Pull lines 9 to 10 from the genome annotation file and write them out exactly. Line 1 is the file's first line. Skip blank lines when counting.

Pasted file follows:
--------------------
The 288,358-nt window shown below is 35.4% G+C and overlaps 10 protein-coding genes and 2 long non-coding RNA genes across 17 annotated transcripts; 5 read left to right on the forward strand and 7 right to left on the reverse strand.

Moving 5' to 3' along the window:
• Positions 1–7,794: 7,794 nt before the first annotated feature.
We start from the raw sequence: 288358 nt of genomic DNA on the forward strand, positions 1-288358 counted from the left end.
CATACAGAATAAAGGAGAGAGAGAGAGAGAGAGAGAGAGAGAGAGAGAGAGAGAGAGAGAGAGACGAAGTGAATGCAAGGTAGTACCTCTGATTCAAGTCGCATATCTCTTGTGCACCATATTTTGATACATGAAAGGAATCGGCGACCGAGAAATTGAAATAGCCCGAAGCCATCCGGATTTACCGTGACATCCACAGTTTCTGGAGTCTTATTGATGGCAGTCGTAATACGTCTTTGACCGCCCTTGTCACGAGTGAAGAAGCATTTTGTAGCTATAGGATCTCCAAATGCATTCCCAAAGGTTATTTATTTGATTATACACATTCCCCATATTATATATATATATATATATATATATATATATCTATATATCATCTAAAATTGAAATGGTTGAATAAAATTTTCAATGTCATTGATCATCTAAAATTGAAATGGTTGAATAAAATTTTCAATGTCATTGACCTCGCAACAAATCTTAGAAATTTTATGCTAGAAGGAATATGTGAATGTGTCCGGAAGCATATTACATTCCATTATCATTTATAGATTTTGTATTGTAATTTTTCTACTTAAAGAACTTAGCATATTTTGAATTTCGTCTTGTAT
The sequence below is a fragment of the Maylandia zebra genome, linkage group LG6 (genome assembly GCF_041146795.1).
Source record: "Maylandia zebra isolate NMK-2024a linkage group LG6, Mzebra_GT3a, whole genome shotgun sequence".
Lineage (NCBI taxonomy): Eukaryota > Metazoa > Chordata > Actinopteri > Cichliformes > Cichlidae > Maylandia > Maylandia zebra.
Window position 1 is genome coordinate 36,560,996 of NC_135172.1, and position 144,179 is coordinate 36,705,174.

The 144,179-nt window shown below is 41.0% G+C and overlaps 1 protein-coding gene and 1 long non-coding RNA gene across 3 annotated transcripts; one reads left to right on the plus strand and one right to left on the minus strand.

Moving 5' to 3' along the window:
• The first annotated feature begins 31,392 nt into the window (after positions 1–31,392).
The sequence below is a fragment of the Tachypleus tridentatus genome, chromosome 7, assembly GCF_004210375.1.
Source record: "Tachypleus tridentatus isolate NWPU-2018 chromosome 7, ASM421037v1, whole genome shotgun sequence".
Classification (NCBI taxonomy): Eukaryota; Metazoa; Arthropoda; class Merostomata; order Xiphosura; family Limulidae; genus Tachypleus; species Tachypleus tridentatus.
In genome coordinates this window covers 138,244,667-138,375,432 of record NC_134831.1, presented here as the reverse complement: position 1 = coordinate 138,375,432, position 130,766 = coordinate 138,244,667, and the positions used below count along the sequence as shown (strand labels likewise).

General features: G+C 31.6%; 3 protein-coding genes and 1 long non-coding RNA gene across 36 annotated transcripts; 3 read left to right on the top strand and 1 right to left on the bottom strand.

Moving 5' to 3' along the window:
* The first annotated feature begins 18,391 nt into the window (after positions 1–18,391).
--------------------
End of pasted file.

Window position 1 is genome coordinate 36,560,996 of NC_135172.1, and position 144,179 is coordinate 36,705,174.

The 144,179-nt window shown below is 41.0% G+C and overlaps 1 protein-coding gene and 1 long non-coding RNA gene across 3 annotated transcripts; one reads left to right on the plus strand and one right to left on the minus strand.